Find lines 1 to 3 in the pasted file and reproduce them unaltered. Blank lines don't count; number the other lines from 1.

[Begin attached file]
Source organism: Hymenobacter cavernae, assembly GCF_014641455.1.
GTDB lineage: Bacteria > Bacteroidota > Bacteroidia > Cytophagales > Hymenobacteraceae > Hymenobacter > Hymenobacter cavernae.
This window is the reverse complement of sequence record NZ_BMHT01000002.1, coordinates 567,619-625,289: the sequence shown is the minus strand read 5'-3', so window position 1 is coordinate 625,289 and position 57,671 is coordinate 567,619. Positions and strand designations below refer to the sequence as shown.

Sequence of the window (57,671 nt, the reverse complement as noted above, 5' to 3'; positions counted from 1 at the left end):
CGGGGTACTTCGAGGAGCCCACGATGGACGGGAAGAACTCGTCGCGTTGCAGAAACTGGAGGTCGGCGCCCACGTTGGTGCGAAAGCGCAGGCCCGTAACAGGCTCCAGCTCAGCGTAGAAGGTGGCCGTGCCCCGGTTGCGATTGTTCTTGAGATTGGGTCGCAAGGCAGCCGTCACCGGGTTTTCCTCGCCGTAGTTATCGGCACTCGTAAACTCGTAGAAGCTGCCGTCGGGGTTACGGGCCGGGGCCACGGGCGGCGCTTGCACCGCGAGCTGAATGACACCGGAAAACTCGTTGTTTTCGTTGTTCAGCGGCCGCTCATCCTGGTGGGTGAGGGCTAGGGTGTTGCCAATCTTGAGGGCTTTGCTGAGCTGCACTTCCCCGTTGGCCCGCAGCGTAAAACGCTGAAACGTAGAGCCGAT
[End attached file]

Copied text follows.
Source organism: Hymenobacter cavernae, assembly GCF_014641455.1.
GTDB lineage: Bacteria > Bacteroidota > Bacteroidia > Cytophagales > Hymenobacteraceae > Hymenobacter > Hymenobacter cavernae.
This window is the reverse complement of sequence record NZ_BMHT01000002.1, coordinates 567,619-625,289: the sequence shown is the minus strand read 5'-3', so window position 1 is coordinate 625,289 and position 57,671 is coordinate 567,619. Positions and strand designations below refer to the sequence as shown.